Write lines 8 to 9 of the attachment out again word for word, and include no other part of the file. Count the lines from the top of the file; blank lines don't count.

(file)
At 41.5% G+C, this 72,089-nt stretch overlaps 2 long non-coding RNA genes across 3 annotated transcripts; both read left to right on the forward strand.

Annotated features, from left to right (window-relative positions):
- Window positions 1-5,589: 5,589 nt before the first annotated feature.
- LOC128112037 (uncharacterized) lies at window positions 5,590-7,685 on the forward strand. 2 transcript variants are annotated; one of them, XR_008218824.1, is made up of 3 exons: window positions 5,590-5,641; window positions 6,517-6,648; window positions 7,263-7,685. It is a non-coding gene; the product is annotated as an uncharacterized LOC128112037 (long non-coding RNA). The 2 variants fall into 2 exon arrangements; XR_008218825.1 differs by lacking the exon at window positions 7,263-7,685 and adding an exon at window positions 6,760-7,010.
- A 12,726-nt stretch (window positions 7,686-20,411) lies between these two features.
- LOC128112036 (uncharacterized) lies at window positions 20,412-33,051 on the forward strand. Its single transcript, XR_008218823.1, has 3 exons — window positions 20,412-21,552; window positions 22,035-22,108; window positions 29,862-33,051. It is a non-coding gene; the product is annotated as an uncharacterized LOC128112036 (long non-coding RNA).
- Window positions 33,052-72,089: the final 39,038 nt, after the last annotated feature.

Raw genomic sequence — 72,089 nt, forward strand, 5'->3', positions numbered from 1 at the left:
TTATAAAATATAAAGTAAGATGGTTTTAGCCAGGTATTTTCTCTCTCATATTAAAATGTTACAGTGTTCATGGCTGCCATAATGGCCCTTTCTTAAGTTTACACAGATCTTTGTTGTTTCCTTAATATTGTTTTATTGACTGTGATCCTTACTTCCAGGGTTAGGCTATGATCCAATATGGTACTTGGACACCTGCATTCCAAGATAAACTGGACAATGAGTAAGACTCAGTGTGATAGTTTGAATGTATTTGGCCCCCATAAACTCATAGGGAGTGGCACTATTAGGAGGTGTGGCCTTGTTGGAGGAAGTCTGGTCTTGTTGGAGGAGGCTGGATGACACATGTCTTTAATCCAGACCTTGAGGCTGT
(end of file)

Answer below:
Raw genomic sequence — 72,089 nt, forward strand, 5'->3', positions numbered from 1 at the left:
TTATAAAATATAAAGTAAGATGGTTTTAGCCAGGTATTTTCTCTCTCATATTAAAATGTTACAGTGTTCATGGCTGCCATAATGGCCCTTTCTTAAGTTTACACAGATCTTTGTTGTTTCCTTAATATTGTTTTATTGACTGTGATCCTTACTTCCAGGGTTAGGCTATGATCCAATATGGTACTTGGACACCTGCATTCCAAGATAAACTGGACAATGAGTAAGACTCAGTGTGATAGTTTGAATGTATTTGGCCCCCATAAACTCATAGGGAGTGGCACTATTAGGAGGTGTGGCCTTGTTGGAGGAAGTCTGGTCTTGTTGGAGGAGGCTGGATGACACATGTCTTTAATCCAGACCTTGAGGCTGT